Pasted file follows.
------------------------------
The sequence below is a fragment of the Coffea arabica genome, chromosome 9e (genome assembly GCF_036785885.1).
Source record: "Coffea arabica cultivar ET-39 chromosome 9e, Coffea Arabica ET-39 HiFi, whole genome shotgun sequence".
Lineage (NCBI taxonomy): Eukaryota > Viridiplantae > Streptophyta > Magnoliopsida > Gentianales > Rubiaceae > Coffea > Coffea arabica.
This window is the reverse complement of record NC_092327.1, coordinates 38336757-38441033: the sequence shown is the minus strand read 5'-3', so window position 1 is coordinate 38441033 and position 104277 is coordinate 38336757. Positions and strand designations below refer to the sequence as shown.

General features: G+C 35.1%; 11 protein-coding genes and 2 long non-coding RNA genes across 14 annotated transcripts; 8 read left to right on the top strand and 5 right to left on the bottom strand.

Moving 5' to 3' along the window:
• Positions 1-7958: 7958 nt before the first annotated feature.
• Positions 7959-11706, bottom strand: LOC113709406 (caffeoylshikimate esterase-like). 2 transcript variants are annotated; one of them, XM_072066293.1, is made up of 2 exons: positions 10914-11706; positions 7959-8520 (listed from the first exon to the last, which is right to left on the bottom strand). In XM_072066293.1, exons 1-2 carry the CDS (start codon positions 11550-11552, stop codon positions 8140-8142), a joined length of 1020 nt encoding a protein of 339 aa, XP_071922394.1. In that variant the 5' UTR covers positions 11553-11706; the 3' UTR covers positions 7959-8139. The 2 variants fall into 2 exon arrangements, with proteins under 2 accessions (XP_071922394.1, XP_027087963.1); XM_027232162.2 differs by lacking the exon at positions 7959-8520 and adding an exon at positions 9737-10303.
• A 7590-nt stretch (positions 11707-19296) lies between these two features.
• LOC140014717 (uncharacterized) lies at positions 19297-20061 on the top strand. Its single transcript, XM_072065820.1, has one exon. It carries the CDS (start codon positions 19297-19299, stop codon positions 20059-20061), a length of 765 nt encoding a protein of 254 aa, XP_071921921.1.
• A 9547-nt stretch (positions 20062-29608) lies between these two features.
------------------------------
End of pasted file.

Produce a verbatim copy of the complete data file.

The sequence below is a fragment of the Coffea arabica genome, chromosome 9e (genome assembly GCF_036785885.1).
Source record: "Coffea arabica cultivar ET-39 chromosome 9e, Coffea Arabica ET-39 HiFi, whole genome shotgun sequence".
Lineage (NCBI taxonomy): Eukaryota > Viridiplantae > Streptophyta > Magnoliopsida > Gentianales > Rubiaceae > Coffea > Coffea arabica.
This window is the reverse complement of record NC_092327.1, coordinates 38336757-38441033: the sequence shown is the minus strand read 5'-3', so window position 1 is coordinate 38441033 and position 104277 is coordinate 38336757. Positions and strand designations below refer to the sequence as shown.

General features: G+C 35.1%; 11 protein-coding genes and 2 long non-coding RNA genes across 14 annotated transcripts; 8 read left to right on the top strand and 5 right to left on the bottom strand.

Moving 5' to 3' along the window:
• Positions 1-7958: 7958 nt before the first annotated feature.
• Positions 7959-11706, bottom strand: LOC113709406 (caffeoylshikimate esterase-like). 2 transcript variants are annotated; one of them, XM_072066293.1, is made up of 2 exons: positions 10914-11706; positions 7959-8520 (listed from the first exon to the last, which is right to left on the bottom strand). In XM_072066293.1, exons 1-2 carry the CDS (start codon positions 11550-11552, stop codon positions 8140-8142), a joined length of 1020 nt encoding a protein of 339 aa, XP_071922394.1. In that variant the 5' UTR covers positions 11553-11706; the 3' UTR covers positions 7959-8139. The 2 variants fall into 2 exon arrangements, with proteins under 2 accessions (XP_071922394.1, XP_027087963.1); XM_027232162.2 differs by lacking the exon at positions 7959-8520 and adding an exon at positions 9737-10303.
• A 7590-nt stretch (positions 11707-19296) lies between these two features.
• LOC140014717 (uncharacterized) lies at positions 19297-20061 on the top strand. Its single transcript, XM_072065820.1, has one exon. It carries the CDS (start codon positions 19297-19299, stop codon positions 20059-20061), a length of 765 nt encoding a protein of 254 aa, XP_071921921.1.
• A 9547-nt stretch (positions 20062-29608) lies between these two features.